Re: [isabelle] Method combinator ; restricts to first subgoal



Hi Andreas,
It's not really defined what it means for a subgoal to "arise" out of a method which applies to all subgoals.
In the general case a method can perform arbitrary modifications to the collection of subgoals
(including changing the number), and so the "new" subgoals would need to be all of them.

In the restricted case, it is clear which subgoals are new because it is exactly those which are on
top of the subgoal stack.

One possible solution to your problem is to expose "ALLGOALS" as a method combinator. This can be done relatively easily with some
simple Eisbach-provided functionality (I didn't get around to including this in the release):

~~~
method_setup all =
  âMethod_Closure.parse_method >> (fn m => fn ctxt => fn facts =>
    let
      fun tac i st' =
        Goal.restrict i 1 st'
        |> Method_Closure.method_evaluate m ctxt facts
        |> Seq.map (Goal.unrestrict i o snd)

    in EMPTY_CASES (ALLGOALS tac) end)
â


lemma
  assumes B: B
  shows
  "A â (A â B)" "A â (A â B)" "A â (A â B)"
  apply -
  by (all âsafe; rule Bâ)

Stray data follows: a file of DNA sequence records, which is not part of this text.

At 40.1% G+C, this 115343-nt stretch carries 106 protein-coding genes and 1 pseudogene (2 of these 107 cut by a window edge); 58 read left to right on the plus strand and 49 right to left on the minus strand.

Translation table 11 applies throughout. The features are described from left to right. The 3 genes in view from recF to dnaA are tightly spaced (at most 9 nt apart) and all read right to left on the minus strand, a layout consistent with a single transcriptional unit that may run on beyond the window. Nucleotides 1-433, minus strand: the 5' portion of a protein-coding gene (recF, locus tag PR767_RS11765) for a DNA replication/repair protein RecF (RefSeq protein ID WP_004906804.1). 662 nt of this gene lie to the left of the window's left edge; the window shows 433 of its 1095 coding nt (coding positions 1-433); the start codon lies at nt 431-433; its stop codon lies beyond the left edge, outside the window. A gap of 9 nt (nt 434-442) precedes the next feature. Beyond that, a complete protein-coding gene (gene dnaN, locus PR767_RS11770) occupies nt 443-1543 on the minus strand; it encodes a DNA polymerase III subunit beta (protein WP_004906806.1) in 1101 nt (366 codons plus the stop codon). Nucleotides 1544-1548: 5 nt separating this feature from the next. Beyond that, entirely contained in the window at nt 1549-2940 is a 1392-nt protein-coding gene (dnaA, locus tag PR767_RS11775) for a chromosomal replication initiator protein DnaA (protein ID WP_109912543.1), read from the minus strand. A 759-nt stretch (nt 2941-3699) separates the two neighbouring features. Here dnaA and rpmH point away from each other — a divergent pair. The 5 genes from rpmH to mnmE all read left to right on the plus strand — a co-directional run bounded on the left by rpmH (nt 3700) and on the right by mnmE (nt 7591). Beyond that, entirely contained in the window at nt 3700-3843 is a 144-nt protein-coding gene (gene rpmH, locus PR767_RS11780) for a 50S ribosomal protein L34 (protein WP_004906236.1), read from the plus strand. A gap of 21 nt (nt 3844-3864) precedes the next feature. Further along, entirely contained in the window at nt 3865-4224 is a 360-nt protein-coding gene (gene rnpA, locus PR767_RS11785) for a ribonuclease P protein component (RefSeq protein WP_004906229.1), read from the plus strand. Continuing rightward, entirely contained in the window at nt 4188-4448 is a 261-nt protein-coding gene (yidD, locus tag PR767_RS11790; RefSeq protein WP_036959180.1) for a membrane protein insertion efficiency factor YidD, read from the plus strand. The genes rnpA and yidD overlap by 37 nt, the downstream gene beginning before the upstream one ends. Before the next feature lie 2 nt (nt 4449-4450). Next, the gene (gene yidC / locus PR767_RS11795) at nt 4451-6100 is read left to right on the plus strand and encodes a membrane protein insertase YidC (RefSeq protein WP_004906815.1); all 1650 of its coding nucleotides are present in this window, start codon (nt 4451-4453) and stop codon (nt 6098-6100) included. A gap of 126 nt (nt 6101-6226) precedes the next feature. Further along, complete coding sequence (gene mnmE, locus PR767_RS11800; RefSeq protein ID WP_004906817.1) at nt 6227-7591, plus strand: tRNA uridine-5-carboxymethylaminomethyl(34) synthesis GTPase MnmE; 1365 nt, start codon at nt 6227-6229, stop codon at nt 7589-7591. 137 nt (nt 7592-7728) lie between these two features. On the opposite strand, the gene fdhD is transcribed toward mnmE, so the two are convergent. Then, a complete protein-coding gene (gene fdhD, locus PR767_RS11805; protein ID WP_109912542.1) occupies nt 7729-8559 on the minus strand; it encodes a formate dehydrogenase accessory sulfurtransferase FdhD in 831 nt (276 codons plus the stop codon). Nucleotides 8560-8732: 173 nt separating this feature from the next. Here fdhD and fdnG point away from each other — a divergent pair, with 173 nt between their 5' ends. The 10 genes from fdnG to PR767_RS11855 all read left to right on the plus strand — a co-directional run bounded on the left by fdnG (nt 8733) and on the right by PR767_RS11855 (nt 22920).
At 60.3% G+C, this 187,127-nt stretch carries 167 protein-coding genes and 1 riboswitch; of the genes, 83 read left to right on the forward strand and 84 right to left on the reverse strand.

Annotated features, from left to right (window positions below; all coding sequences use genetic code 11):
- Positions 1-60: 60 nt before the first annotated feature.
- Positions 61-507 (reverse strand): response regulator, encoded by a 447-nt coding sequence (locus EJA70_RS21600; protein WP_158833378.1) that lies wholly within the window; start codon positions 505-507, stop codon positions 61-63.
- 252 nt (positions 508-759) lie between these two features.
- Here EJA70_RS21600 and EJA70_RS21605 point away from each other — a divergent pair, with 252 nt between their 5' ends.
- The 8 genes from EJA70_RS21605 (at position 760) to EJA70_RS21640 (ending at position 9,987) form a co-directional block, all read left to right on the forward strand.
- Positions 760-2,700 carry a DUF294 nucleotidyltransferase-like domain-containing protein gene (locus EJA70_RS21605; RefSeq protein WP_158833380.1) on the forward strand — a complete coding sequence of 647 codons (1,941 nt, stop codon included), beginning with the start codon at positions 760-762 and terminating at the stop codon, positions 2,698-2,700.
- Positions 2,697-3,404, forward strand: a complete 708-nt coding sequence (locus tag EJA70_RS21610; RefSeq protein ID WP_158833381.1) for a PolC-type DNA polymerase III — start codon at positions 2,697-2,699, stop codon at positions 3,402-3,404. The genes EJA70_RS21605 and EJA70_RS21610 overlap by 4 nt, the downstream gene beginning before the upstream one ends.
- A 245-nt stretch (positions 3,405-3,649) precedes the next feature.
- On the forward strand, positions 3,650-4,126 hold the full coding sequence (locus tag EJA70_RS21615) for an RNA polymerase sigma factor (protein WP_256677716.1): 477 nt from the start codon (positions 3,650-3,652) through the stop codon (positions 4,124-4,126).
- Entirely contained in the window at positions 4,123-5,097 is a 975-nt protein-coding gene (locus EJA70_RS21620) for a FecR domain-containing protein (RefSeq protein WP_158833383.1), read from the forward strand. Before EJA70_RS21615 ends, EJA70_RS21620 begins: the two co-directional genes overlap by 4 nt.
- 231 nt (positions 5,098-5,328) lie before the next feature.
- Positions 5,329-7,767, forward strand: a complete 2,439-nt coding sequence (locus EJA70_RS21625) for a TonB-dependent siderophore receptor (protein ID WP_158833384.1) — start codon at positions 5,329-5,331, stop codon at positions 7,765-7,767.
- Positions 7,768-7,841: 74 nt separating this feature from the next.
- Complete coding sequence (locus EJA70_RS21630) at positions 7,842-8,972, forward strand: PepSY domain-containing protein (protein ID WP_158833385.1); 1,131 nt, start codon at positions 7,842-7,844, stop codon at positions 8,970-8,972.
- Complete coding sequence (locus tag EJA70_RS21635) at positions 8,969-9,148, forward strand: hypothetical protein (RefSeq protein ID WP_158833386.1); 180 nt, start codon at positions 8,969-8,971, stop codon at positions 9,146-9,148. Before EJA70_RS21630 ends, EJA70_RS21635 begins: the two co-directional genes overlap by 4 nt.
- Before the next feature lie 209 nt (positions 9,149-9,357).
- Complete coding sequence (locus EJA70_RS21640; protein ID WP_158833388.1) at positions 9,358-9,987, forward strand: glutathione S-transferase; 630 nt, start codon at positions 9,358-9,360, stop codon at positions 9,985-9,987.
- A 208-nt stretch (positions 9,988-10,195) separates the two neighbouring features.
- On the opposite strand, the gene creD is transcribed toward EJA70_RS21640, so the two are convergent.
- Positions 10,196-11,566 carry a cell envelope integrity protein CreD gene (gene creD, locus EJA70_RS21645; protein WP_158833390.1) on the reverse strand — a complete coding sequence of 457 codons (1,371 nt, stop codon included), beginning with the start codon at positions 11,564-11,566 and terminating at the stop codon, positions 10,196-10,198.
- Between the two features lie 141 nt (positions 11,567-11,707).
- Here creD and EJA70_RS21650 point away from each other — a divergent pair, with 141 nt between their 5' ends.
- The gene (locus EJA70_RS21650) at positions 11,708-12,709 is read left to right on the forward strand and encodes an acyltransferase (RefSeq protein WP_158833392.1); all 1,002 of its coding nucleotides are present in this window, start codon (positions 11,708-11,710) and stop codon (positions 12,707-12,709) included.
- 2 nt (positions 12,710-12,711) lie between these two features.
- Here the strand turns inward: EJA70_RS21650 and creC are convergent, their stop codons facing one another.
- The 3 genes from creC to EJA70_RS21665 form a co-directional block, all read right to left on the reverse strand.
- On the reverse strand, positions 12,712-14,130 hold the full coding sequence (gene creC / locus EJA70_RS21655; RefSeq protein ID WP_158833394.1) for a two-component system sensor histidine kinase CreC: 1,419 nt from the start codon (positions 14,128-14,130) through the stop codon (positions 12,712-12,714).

~~~
In this example, "safe" is executed in isolation against each subgoal, and "rule B" applied to each emerging one.

Although this implementation throws away rule cases, you probably get the idea. You could also use PARALLEL_ALLGOALS if desired.

As a side note, something like "(x; simp_all)" never makes sense, the second argument is run against each resulting subgoal in isolation.
You almost certainly mean "(x; simp)".

-Dan



> On 4 Jun 2015, at 8:24 pm, Andreas Lochbihler <andreas.lochbihler at inf.ethz.ch> wrote:
>
> Dear all,
>
> I am wondering why the new method combinator restricts the first method to the first subgoal. Is there any deeper reason for this design decision?
>
> I regularly attempt myself to write things like the following
>
>  apply(safe; simp_all)
>  apply(simp_all; blast)
>  apply(auto; force intro: ...)
>  apply(case_tac [1-3] x; simp_all)
>
> and then wonder why they don't work as expected (throw the first method at all/the specified subgoals and then invoke the second method only on subgoals arising from the first method). What are the use cases for the restriction to the first subgoal? Or am I just using bad style?
>
> Cheers,
> Andreas
>


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